The formula for peak exercise heart rate that doctors have used for decades in tests to diagnose heart conditions may be flawed because it does not account for differences between men and women, according to research to be presented at the American College of Cardiology’s 63rd Annual Scientific Session.
The simple formula of “220 minus age” has been widely used to calculate the maximum number of heart beats per minute a person can achieve. Many people use it to derive their target heart rate during a workout. Doctors use it to determine how hard a patient should exercise during a common diagnostic test known as the Exercise stress test.
After analyzing more than 25,000 stress tests, the researchers found significant differences between men and women and developed an updated formula to reflect those nuances.
“The standard that’s currently in use is somewhat outdated,” said Thomas Allison, M.D., cardiologist and director of stress testing at Mayo Clinic, and senior author of the study. “We want to make sure that when people do the stress test, they have an accurate expectation of what a normal peak heart rate is. Every so often, you need to recalibrate what’s considered normal.”
The new formula can help people better optimize their workouts and also improve the accuracy of test results. Stress tests, which are commonly used to help diagnose conditions such as coronary heart disease, heart valve disease and heart failure, require patients to exercise near their top capacity while technicians monitor the patient’s cardiac performance.
The researchers drew data from 25,000 patients who took stress tests at Mayo Clinic between 1993 and 2006. The sample included men and women 40 to 89 years of age who had no history of cardiovascular disease.
The study reveals that although everybody’s peak heart rate declines with age, the decline is more gradual in women. As a result, the previous formula overestimates the peak heart rate younger women can achieve and underestimates the peak heart rate of older women.
Women in the age range of 40 to 89 years should expect their maximum heart rate to be 200 minus 67 percent of their age. In men, the formula is 216 minus 93 percent of their age. For women younger than 40, the relationship of heart rate to age may be different, as an insufficient number of tests on women younger than 40 were available to provide reliable results.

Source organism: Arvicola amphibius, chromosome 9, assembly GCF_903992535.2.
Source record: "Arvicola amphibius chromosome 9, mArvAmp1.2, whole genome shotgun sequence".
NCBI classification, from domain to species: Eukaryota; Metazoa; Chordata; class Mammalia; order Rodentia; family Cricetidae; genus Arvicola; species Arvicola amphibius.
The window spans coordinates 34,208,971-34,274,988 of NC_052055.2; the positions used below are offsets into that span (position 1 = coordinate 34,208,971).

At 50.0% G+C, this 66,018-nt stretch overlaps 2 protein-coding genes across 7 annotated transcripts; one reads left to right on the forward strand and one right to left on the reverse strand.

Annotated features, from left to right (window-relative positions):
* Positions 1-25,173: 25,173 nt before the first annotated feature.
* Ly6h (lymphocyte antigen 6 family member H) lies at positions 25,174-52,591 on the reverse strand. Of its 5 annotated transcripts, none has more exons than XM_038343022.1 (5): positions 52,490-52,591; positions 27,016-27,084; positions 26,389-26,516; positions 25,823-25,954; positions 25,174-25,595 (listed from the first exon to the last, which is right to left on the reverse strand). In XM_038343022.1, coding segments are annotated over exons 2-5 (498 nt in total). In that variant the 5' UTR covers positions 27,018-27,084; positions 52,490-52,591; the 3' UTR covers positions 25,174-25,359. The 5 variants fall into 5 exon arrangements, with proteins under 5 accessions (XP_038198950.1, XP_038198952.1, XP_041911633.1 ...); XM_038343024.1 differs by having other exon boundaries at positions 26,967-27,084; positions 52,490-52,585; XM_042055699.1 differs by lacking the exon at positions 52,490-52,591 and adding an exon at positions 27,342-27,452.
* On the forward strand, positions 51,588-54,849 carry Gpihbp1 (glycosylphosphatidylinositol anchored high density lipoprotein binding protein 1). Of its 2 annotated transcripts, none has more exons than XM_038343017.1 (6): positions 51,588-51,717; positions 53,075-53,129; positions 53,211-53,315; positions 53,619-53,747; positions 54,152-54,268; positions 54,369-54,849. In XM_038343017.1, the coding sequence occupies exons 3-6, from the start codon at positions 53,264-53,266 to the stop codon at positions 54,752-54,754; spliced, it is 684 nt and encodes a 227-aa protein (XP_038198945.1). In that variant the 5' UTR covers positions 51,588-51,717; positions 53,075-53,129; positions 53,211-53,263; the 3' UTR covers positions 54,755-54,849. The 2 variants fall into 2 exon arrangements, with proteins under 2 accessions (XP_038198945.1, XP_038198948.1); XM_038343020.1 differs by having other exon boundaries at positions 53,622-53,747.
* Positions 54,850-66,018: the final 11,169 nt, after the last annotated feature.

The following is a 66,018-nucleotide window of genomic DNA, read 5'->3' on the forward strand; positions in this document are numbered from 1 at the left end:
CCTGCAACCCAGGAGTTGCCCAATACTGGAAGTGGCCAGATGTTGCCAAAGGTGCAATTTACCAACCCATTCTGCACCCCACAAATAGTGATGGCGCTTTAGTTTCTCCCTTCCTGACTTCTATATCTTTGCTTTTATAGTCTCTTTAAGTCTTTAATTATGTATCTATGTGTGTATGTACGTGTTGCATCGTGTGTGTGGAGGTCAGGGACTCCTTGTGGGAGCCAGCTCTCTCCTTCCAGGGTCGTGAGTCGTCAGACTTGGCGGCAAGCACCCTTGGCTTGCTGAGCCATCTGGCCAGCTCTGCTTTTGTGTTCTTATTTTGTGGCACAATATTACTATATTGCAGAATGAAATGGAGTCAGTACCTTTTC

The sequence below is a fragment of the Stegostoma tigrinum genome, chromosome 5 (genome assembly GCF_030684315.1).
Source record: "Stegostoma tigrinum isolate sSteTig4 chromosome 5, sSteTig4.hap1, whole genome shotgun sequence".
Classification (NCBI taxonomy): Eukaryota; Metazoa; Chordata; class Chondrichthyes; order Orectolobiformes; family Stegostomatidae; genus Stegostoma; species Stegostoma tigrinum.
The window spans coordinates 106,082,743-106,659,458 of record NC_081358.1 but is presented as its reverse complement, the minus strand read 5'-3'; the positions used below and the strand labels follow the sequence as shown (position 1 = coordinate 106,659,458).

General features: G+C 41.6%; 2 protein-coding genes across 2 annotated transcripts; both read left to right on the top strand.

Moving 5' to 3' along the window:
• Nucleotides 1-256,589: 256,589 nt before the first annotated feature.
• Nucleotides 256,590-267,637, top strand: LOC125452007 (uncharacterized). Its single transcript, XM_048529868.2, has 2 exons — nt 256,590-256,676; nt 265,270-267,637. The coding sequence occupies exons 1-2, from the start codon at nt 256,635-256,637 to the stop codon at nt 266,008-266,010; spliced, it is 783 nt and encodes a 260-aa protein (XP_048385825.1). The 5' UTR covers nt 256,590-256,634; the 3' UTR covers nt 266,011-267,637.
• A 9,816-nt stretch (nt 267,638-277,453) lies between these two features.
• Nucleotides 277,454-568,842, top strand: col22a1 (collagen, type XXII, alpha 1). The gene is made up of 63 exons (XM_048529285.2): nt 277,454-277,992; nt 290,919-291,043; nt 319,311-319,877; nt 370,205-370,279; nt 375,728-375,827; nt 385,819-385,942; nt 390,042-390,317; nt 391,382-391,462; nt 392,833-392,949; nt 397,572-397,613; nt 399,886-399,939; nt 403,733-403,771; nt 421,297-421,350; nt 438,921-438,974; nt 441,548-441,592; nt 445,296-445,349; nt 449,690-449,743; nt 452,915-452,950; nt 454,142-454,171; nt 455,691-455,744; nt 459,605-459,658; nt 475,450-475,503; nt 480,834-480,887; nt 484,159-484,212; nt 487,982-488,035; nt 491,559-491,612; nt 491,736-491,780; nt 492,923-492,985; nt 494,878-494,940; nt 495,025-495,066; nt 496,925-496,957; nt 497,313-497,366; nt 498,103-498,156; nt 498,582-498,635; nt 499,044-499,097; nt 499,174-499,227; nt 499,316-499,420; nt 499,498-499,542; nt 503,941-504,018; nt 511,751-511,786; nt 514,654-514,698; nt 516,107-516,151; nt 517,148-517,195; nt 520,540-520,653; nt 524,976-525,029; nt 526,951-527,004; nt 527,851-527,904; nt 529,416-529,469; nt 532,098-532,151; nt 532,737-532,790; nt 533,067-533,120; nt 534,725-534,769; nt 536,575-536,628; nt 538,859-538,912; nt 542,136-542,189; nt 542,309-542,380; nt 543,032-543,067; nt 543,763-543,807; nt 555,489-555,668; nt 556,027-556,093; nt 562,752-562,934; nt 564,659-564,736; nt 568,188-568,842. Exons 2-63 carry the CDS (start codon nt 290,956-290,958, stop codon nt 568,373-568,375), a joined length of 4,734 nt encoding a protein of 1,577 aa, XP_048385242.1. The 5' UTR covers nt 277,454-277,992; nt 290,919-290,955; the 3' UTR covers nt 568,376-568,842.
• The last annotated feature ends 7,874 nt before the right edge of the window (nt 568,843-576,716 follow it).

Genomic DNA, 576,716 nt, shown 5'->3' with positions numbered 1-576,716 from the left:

The study also showed that younger men have a lower resting heart rate and higher peak heart rate than women and that men’s heart rates rise more dramatically during exercise and return to normal more quickly after stopping. The study did not investigate the physiological reasons behind the differences, although the researchers suggest hormones, especially testosterone, may play a role.
The previous formula was based on a study researchers now recognize as having serious limitations. For example, it included few women, a weakness common among older studies.
“It’s logical that an equation developed 40 years ago based on a group that was predominantly men might not be accurate when applied to women today,” Allison said. “But sometimes things just get stuck.”
Changes since the 1970s in terms of average body weight, fitness levels and attitudes toward exercise - particularly among women - justify a re-evaluation of peak heart rate norms, Allison said. Other recent studies have offered updates to the formula, but this study uses a larger sample size and is the first to include data from both men and women.
The ACC’s Annual Scientific Session brings together cardiologists and cardiovascular specialists from around the world each year to share the newest discoveries in treatment and prevention.
The American College of Cardiology is a nonprofit medical society comprised of 47,000 physicians, surgeons, nurses, physician assistants, pharmacists and practice managers. The College is dedicated to transforming cardiovascular care, improving heart health and advancing quality improvement, patient-centered care, payment innovation and professionalism. The ACC also leads the formulation of important cardiovascular health policy, standards and guidelines. It bestows credentials upon cardiovascular specialists, provides professional education, supports and disseminates cardiovascular research, and operates national registries to measure and promote quality care.
American College of Cardiology